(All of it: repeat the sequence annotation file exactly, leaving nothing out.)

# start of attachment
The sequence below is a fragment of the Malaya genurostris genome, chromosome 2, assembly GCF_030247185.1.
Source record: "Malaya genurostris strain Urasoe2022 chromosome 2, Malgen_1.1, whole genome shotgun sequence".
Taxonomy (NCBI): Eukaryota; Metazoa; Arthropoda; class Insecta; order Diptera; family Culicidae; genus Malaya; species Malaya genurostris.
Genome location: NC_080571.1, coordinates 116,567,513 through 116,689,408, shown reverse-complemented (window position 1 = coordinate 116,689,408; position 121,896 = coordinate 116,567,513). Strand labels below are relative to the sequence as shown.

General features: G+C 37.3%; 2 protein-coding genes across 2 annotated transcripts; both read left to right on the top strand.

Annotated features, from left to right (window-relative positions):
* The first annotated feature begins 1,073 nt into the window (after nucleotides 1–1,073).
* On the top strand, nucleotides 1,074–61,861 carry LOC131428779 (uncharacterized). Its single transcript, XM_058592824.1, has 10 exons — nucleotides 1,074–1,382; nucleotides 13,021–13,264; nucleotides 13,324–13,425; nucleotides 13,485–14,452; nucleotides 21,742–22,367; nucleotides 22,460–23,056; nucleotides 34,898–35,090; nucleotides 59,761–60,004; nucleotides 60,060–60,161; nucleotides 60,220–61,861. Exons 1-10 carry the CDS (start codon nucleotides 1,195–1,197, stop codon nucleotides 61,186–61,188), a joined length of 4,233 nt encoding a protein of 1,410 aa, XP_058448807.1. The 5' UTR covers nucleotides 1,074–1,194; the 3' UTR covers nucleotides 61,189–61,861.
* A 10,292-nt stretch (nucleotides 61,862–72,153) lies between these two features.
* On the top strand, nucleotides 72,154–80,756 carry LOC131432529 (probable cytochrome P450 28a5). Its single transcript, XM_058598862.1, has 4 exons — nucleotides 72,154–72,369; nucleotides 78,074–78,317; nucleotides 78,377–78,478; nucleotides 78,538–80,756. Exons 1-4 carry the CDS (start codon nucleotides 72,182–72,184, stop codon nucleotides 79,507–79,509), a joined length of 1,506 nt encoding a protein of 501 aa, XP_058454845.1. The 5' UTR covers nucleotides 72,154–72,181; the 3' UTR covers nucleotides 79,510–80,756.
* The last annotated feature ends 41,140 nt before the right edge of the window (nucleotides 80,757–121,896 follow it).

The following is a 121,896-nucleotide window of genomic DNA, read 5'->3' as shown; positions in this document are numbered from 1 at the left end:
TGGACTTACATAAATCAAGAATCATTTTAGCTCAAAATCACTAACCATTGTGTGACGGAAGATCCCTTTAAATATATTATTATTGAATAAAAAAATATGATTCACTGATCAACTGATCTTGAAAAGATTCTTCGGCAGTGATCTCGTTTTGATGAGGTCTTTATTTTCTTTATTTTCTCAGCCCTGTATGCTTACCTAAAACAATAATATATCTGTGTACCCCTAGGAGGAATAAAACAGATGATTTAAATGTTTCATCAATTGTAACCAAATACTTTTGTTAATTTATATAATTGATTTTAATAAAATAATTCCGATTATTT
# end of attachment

The sequence below is a fragment of the Malaya genurostris genome, chromosome 2, assembly GCF_030247185.1.
Source record: "Malaya genurostris strain Urasoe2022 chromosome 2, Malgen_1.1, whole genome shotgun sequence".
Taxonomy (NCBI): Eukaryota; Metazoa; Arthropoda; class Insecta; order Diptera; family Culicidae; genus Malaya; species Malaya genurostris.
Genome location: NC_080571.1, coordinates 116,567,513 through 116,689,408, shown reverse-complemented (window position 1 = coordinate 116,689,408; position 121,896 = coordinate 116,567,513). Strand labels below are relative to the sequence as shown.

General features: G+C 37.3%; 2 protein-coding genes across 2 annotated transcripts; both read left to right on the top strand.

Annotated features, from left to right (window-relative positions):
* The first annotated feature begins 1,073 nt into the window (after nucleotides 1–1,073).
* On the top strand, nucleotides 1,074–61,861 carry LOC131428779 (uncharacterized). Its single transcript, XM_058592824.1, has 10 exons — nucleotides 1,074–1,382; nucleotides 13,021–13,264; nucleotides 13,324–13,425; nucleotides 13,485–14,452; nucleotides 21,742–22,367; nucleotides 22,460–23,056; nucleotides 34,898–35,090; nucleotides 59,761–60,004; nucleotides 60,060–60,161; nucleotides 60,220–61,861. Exons 1-10 carry the CDS (start codon nucleotides 1,195–1,197, stop codon nucleotides 61,186–61,188), a joined length of 4,233 nt encoding a protein of 1,410 aa, XP_058448807.1. The 5' UTR covers nucleotides 1,074–1,194; the 3' UTR covers nucleotides 61,189–61,861.
* A 10,292-nt stretch (nucleotides 61,862–72,153) lies between these two features.
* On the top strand, nucleotides 72,154–80,756 carry LOC131432529 (probable cytochrome P450 28a5). Its single transcript, XM_058598862.1, has 4 exons — nucleotides 72,154–72,369; nucleotides 78,074–78,317; nucleotides 78,377–78,478; nucleotides 78,538–80,756. Exons 1-4 carry the CDS (start codon nucleotides 72,182–72,184, stop codon nucleotides 79,507–79,509), a joined length of 1,506 nt encoding a protein of 501 aa, XP_058454845.1. The 5' UTR covers nucleotides 72,154–72,181; the 3' UTR covers nucleotides 79,510–80,756.
* The last annotated feature ends 41,140 nt before the right edge of the window (nucleotides 80,757–121,896 follow it).

The following is a 121,896-nucleotide window of genomic DNA, read 5'->3' as shown; positions in this document are numbered from 1 at the left end:
TGGACTTACATAAATCAAGAATCATTTTAGCTCAAAATCACTAACCATTGTGTGACGGAAGATCCCTTTAAATATATTATTATTGAATAAAAAAATATGATTCACTGATCAACTGATCTTGAAAAGATTCTTCGGCAGTGATCTCGTTTTGATGAGGTCTTTATTTTCTTTATTTTCTCAGCCCTGTATGCTTACCTAAAACAATAATATATCTGTGTACCCCTAGGAGGAATAAAACAGATGATTTAAATGTTTCATCAATTGTAACCAAATACTTTTGTTAATTTATATAATTGATTTTAATAAAATAATTCCGATTATTT